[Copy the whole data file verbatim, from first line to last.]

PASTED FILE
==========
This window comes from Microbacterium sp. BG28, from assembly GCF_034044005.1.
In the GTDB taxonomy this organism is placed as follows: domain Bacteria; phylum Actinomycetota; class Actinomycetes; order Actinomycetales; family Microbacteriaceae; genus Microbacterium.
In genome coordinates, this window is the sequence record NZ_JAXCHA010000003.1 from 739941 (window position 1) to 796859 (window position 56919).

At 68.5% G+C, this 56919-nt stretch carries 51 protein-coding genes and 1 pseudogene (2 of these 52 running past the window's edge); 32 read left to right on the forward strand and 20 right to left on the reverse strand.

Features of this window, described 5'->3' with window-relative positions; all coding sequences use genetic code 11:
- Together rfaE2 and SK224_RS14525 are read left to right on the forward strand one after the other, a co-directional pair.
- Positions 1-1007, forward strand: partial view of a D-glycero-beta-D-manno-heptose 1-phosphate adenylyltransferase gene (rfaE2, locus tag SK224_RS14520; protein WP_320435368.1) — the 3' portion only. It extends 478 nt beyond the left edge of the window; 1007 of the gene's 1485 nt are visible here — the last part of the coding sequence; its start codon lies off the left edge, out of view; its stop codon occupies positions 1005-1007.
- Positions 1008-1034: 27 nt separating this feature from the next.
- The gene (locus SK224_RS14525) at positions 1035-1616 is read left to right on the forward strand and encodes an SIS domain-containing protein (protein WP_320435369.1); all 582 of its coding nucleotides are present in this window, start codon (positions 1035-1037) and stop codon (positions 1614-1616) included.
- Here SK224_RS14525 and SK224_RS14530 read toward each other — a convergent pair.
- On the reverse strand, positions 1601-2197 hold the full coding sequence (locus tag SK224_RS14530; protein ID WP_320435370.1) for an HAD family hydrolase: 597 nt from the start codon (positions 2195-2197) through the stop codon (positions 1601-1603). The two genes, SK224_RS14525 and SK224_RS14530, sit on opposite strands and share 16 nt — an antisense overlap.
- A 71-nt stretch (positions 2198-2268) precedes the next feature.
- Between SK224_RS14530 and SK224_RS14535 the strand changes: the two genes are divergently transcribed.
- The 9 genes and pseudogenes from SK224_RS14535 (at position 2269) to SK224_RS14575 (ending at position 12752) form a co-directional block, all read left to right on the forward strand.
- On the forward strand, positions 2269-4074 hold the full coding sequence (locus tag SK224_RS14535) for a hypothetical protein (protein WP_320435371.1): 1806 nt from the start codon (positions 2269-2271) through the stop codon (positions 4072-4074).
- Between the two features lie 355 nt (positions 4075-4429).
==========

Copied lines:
This window comes from Microbacterium sp. BG28, from assembly GCF_034044005.1.
In the GTDB taxonomy this organism is placed as follows: domain Bacteria; phylum Actinomycetota; class Actinomycetes; order Actinomycetales; family Microbacteriaceae; genus Microbacterium.
In genome coordinates, this window is the sequence record NZ_JAXCHA010000003.1 from 739941 (window position 1) to 796859 (window position 56919).

At 68.5% G+C, this 56919-nt stretch carries 51 protein-coding genes and 1 pseudogene (2 of these 52 running past the window's edge); 32 read left to right on the forward strand and 20 right to left on the reverse strand.

Features of this window, described 5'->3' with window-relative positions; all coding sequences use genetic code 11:
- Together rfaE2 and SK224_RS14525 are read left to right on the forward strand one after the other, a co-directional pair.
- Positions 1-1007, forward strand: partial view of a D-glycero-beta-D-manno-heptose 1-phosphate adenylyltransferase gene (rfaE2, locus tag SK224_RS14520; protein WP_320435368.1) — the 3' portion only. It extends 478 nt beyond the left edge of the window; 1007 of the gene's 1485 nt are visible here — the last part of the coding sequence; its start codon lies off the left edge, out of view; its stop codon occupies positions 1005-1007.
- Positions 1008-1034: 27 nt separating this feature from the next.
- The gene (locus SK224_RS14525) at positions 1035-1616 is read left to right on the forward strand and encodes an SIS domain-containing protein (protein WP_320435369.1); all 582 of its coding nucleotides are present in this window, start codon (positions 1035-1037) and stop codon (positions 1614-1616) included.
- Here SK224_RS14525 and SK224_RS14530 read toward each other — a convergent pair.
- On the reverse strand, positions 1601-2197 hold the full coding sequence (locus tag SK224_RS14530; protein ID WP_320435370.1) for an HAD family hydrolase: 597 nt from the start codon (positions 2195-2197) through the stop codon (positions 1601-1603). The two genes, SK224_RS14525 and SK224_RS14530, sit on opposite strands and share 16 nt — an antisense overlap.
- A 71-nt stretch (positions 2198-2268) precedes the next feature.
- Between SK224_RS14530 and SK224_RS14535 the strand changes: the two genes are divergently transcribed.
- The 9 genes and pseudogenes from SK224_RS14535 (at position 2269) to SK224_RS14575 (ending at position 12752) form a co-directional block, all read left to right on the forward strand.
- On the forward strand, positions 2269-4074 hold the full coding sequence (locus tag SK224_RS14535) for a hypothetical protein (protein WP_320435371.1): 1806 nt from the start codon (positions 2269-2271) through the stop codon (positions 4072-4074).
- Between the two features lie 355 nt (positions 4075-4429).